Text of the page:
AQA A Level Physics复习笔记3.2.2 Formation of Stationary Waves

Formation of Stationary Waves


The Principle of Superposition

  • The principle of superposition states:

When two or more waves with the same frequency arrive at a point, the resultant displacement is the sum of the displacements of each wave

  • This principle describes how waves that meet at a point in space interact
  • When two waves with the same frequency and amplitude arrive at a point, they superpose either:
    • In phase, causing constructive interference. The peaks and troughs line up on both waves and the resultant wave has double the amplitude
    • In anti-phase, causing destructive interference. The peaks on one wave line up with the troughs of the other. The resultant wave has no amplitude




Waves in superposition can undergo constructive or destructive interference



  • The principle of superposition applies to all types of waves i.e. transverse and longitudinal, progressive and stationary

The Formation of Stationary Waves

  • A stationary wave is formed when:

Two waves travelling in opposite directions along the same line with the same frequency superpose

  • The waves must have:
    • The same wavelength)
    • A similar amplitude


  • As a result of superposition, a resultant wave is produced


Nodes and antinodes are a result of destructive and constructive interference respectively


  • At the nodes:
    • The waves are in anti-phase meaning destructive interference occurs
    • This causes the two waves to cancel each other out


  • At the antinodes:
    • The waves are in phase meaning constructive interference occurs
    • This causes the waves to add together


  • Each point on the stationary wave has a different amplitude (unlike a progressive / travelling wave where each point has the same amplitude)



A graphical representation of how stationary waves are formed - the black line represents the resulting wave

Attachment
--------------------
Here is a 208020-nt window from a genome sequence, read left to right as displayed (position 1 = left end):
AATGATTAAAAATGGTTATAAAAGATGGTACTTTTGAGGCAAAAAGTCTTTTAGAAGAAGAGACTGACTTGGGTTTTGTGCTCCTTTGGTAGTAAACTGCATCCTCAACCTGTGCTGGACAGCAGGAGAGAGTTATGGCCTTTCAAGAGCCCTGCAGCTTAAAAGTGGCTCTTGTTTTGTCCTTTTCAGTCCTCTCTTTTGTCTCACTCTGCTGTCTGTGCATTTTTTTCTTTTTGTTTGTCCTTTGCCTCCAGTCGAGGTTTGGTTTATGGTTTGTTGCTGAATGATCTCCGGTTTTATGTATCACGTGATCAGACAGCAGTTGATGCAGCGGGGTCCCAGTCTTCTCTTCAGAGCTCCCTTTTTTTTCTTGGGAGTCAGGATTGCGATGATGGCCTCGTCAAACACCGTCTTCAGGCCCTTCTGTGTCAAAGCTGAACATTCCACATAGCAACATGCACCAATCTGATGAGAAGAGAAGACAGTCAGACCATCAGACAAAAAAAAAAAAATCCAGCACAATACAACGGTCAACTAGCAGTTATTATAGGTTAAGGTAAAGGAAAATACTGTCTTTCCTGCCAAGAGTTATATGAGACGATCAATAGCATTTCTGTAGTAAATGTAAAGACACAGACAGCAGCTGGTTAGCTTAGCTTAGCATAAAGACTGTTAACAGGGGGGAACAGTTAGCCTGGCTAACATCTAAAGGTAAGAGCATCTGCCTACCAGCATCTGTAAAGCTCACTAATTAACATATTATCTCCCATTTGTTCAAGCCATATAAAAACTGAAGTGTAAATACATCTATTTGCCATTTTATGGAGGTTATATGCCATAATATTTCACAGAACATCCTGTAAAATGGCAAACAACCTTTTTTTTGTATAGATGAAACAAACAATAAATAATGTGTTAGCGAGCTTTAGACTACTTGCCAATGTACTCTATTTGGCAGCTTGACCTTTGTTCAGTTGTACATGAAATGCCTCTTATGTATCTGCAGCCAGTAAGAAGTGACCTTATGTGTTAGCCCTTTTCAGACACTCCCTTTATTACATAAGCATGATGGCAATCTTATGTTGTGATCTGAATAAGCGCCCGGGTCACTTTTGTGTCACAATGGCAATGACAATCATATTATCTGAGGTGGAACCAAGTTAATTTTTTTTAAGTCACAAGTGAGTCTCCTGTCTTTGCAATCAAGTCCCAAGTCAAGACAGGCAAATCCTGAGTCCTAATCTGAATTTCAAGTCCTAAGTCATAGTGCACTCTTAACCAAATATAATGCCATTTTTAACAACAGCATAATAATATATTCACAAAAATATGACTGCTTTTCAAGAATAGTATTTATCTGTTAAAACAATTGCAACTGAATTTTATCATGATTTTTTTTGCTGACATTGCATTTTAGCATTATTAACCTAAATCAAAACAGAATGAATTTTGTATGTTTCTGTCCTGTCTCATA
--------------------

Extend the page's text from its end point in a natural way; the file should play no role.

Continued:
Examples of Stationary Waves

Stretched Strings

  • Vibrations caused by stationary waves on a stretched string produce sound
    • This is how stringed instruments, such as guitars or violins, work


  • This can be demonstrated by a length of string under tension fixed at one end and vibrations made by an oscillator:


Stationary wave on a stretched string


  • At specific frequencies, known as resonant frequencies, a whole number of half wavelengths will fit on the length of the string
  • As the resonant frequencies of the oscillator are achieved, standing waves with different numbers of minima (nodes) and maxima (antinodes) form


  • A microwave source is placed in line with a reflecting plate and a small detector between the two
  • The reflector can be moved to and from the source to vary the stationary wave pattern formed
  • By moving the detector, it can pick up the minima (nodes) and maxima (antinodes) of the stationary wave pattern



Using microwaves to demonstrate stationary waves


Sound Waves

  • Sound waves can be produced as a result of the formation of stationary waves inside an air column
    • This is how musical instruments, such as clarinets and organs, work


  • This can be demonstrated by placing a fine powder inside the air column and a loudspeaker at the open end
  • At certain frequencies, the powder forms evenly spaced heaps along the tube, showing where there is zero disturbance as a result of the nodes of the stationary wave


Stationary wave in an air column


  • In order to produce a stationary wave, there must be a minima (node) at one end and a maxima (antinode) at the end with the loudspeaker

Exam Tip

Always refer back to the experiment or scenario in an exam question e.g. the wave produced by a loudspeaker reflects at the end of a tube. This reflected wave, with the same frequency, overlaps the initial wave to create a stationary wave.